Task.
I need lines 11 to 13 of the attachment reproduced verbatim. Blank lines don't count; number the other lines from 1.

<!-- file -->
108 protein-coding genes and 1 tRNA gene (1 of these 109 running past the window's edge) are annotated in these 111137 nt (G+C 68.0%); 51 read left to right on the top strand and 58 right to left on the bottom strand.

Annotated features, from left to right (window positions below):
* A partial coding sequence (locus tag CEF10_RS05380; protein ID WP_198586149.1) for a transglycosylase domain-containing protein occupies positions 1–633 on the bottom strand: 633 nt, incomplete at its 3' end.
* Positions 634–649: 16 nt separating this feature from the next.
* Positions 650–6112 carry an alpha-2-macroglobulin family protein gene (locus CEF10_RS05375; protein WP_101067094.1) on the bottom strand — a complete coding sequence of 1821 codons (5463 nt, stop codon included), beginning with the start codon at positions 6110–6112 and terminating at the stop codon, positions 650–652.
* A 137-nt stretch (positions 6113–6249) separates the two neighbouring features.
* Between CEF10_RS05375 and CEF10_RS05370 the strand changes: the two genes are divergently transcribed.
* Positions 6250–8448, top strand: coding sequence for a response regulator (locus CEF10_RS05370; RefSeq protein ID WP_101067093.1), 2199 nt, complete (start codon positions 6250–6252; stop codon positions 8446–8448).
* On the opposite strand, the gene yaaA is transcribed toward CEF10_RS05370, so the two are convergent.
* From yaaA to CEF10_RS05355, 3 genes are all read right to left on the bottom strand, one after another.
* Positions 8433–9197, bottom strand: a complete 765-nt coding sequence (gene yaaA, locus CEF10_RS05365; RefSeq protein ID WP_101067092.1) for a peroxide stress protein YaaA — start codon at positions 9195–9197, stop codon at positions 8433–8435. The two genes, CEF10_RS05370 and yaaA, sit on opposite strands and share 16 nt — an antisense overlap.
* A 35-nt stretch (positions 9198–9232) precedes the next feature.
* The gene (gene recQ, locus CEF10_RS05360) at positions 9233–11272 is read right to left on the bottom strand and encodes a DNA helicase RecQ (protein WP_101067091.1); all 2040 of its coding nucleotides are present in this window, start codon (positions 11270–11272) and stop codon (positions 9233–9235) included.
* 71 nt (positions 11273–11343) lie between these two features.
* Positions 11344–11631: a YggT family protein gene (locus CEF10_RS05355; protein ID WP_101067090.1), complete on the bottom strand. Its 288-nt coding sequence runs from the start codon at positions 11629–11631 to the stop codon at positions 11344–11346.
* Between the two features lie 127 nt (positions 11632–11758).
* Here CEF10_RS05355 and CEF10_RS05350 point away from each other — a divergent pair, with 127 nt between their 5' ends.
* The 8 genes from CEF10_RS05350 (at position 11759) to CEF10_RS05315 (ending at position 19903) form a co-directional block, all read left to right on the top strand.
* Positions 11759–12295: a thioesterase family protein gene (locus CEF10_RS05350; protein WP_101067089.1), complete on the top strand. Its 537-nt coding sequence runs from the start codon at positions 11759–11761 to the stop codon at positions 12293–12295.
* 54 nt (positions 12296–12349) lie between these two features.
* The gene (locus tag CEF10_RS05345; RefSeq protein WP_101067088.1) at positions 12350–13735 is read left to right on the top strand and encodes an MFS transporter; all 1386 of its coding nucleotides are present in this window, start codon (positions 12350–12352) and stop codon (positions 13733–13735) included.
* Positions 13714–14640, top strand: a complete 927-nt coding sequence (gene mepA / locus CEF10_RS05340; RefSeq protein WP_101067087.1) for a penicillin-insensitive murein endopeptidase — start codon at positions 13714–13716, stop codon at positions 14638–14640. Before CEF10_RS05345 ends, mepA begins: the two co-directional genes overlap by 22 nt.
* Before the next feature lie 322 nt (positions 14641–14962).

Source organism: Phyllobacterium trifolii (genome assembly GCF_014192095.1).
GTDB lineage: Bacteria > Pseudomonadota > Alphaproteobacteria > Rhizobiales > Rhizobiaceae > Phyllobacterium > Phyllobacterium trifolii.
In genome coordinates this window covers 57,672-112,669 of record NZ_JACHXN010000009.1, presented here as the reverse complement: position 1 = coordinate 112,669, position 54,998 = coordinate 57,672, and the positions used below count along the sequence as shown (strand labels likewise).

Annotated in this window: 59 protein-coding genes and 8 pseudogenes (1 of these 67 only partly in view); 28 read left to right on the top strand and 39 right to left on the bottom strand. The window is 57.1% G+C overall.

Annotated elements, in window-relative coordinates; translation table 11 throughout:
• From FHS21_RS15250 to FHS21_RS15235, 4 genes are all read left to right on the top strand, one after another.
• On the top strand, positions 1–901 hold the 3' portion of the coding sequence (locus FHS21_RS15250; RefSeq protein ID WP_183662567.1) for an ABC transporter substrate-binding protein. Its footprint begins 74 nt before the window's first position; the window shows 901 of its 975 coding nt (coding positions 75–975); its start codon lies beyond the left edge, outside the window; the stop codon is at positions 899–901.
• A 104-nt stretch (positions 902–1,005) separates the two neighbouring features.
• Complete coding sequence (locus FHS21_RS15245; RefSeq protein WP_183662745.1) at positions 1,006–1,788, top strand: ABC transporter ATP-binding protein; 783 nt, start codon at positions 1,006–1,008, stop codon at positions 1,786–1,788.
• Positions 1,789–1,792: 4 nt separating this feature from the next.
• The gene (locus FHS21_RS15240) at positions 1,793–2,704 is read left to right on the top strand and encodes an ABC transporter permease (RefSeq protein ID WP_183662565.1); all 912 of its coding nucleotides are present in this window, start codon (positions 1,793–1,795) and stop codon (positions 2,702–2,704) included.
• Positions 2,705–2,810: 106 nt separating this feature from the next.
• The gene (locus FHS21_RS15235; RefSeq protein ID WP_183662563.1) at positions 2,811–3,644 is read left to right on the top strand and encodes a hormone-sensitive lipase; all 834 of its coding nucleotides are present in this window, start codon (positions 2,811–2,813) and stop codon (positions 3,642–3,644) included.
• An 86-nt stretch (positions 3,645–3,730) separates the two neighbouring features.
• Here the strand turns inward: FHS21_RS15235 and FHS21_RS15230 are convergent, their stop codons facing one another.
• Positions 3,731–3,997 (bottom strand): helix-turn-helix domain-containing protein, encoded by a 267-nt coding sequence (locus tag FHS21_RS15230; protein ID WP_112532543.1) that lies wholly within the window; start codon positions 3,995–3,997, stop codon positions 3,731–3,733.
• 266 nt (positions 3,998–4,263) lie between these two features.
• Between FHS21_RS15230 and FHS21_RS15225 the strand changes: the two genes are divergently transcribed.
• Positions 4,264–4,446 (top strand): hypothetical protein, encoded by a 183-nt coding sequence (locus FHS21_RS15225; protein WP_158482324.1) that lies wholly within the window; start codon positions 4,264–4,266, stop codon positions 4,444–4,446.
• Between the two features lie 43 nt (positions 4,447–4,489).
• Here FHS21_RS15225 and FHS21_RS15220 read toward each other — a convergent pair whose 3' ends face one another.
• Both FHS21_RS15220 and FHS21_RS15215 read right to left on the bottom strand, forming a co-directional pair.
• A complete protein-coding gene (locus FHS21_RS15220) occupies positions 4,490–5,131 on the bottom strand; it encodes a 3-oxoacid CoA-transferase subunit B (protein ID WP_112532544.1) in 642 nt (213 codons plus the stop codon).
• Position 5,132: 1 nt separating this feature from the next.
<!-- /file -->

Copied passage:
* Positions 8433–9197, bottom strand: a complete 765-nt coding sequence (gene yaaA, locus CEF10_RS05365; RefSeq protein ID WP_101067092.1) for a peroxide stress protein YaaA — start codon at positions 9195–9197, stop codon at positions 8433–8435. The two genes, CEF10_RS05370 and yaaA, sit on opposite strands and share 16 nt — an antisense overlap.
* A 35-nt stretch (positions 9198–9232) precedes the next feature.
* The gene (gene recQ, locus CEF10_RS05360) at positions 9233–11272 is read right to left on the bottom strand and encodes a DNA helicase RecQ (protein WP_101067091.1); all 2040 of its coding nucleotides are present in this window, start codon (positions 11270–11272) and stop codon (positions 9233–9235) included.